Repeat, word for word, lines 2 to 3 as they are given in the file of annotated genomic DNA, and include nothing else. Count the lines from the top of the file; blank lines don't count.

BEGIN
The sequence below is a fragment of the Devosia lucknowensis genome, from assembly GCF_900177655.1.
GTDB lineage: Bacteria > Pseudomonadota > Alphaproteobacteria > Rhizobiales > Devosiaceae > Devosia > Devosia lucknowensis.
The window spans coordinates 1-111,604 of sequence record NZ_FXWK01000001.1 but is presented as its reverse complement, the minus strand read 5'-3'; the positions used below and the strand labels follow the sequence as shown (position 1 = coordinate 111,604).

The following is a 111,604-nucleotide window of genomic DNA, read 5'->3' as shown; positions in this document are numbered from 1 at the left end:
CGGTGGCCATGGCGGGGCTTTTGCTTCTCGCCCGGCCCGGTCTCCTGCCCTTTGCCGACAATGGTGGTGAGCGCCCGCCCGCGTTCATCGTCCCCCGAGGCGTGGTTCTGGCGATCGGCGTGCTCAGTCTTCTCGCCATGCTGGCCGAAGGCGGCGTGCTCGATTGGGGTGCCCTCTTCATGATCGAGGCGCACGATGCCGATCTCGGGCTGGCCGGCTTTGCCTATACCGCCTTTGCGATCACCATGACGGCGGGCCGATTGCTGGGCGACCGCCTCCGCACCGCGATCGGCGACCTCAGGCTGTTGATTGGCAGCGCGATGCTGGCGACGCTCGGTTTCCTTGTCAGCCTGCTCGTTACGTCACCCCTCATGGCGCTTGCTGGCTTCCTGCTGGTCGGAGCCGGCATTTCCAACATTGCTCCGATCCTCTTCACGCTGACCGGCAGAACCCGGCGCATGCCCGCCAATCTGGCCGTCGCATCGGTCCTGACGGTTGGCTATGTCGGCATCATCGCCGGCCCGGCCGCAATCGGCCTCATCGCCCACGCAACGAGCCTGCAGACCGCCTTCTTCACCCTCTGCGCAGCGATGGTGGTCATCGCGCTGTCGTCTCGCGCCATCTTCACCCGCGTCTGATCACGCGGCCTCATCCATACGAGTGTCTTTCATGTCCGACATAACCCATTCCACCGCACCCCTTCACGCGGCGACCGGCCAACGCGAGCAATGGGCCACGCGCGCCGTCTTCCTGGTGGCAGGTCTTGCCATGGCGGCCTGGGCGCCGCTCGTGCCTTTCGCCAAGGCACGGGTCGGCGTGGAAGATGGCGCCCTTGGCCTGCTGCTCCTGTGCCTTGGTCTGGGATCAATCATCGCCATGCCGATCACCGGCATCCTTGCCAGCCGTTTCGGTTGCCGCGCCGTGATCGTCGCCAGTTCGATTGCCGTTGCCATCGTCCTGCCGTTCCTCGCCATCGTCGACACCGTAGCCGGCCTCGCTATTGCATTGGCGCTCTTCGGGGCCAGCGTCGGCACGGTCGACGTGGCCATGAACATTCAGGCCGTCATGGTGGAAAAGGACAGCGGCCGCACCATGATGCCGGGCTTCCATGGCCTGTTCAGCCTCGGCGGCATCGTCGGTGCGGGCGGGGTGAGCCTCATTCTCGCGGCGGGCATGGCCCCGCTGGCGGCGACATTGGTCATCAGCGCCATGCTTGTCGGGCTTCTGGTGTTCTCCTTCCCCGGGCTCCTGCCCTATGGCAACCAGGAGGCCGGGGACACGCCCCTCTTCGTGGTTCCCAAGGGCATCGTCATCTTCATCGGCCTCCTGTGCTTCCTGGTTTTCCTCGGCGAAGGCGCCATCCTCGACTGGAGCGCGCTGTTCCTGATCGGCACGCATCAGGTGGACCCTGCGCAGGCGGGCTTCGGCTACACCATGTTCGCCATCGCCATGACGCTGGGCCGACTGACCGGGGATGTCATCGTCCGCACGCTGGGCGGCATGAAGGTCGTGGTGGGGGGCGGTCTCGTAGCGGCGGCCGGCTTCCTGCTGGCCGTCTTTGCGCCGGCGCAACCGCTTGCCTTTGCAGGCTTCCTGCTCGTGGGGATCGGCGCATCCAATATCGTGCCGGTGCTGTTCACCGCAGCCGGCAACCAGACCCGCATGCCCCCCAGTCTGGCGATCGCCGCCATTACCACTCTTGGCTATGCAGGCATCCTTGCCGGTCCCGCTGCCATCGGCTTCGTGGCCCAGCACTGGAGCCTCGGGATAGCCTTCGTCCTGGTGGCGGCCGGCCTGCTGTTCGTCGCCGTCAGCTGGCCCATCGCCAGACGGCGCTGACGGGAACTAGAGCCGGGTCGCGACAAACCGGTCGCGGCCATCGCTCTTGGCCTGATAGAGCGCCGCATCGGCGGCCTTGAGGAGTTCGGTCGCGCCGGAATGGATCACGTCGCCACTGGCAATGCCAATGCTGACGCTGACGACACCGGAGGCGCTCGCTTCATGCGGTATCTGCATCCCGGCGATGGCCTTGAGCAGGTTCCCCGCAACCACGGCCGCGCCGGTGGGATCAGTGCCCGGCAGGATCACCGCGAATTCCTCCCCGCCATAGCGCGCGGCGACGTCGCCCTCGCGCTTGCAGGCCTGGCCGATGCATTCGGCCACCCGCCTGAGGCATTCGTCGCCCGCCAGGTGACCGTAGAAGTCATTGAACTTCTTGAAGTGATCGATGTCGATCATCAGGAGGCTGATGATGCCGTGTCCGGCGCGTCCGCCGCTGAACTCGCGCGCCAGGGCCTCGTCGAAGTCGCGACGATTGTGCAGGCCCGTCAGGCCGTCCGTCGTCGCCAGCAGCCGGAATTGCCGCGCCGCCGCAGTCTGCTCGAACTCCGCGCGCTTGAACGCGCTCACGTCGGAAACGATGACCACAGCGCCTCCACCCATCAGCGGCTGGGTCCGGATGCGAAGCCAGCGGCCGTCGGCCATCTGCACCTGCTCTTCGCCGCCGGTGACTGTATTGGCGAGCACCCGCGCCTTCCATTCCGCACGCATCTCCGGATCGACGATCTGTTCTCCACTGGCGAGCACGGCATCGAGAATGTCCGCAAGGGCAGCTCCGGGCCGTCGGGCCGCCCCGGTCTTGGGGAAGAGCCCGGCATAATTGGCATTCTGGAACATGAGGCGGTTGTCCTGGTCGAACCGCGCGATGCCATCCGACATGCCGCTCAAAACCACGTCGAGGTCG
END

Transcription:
GTDB lineage: Bacteria > Pseudomonadota > Alphaproteobacteria > Rhizobiales > Devosiaceae > Devosia > Devosia lucknowensis.
The window spans coordinates 1-111,604 of sequence record NZ_FXWK01000001.1 but is presented as its reverse complement, the minus strand read 5'-3'; the positions used below and the strand labels follow the sequence as shown (position 1 = coordinate 111,604).